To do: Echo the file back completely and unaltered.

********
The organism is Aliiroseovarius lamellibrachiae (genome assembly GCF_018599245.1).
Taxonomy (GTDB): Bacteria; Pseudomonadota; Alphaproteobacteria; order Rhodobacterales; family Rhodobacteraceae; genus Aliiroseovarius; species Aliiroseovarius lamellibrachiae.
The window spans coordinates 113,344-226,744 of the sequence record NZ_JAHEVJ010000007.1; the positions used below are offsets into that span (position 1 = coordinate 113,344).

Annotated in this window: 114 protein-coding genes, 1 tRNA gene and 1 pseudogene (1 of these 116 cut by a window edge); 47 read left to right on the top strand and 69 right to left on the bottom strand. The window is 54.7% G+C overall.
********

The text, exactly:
The organism is Aliiroseovarius lamellibrachiae (genome assembly GCF_018599245.1).
Taxonomy (GTDB): Bacteria; Pseudomonadota; Alphaproteobacteria; order Rhodobacterales; family Rhodobacteraceae; genus Aliiroseovarius; species Aliiroseovarius lamellibrachiae.
The window spans coordinates 113,344-226,744 of the sequence record NZ_JAHEVJ010000007.1; the positions used below are offsets into that span (position 1 = coordinate 113,344).

Annotated in this window: 114 protein-coding genes, 1 tRNA gene and 1 pseudogene (1 of these 116 cut by a window edge); 47 read left to right on the top strand and 69 right to left on the bottom strand. The window is 54.7% G+C overall.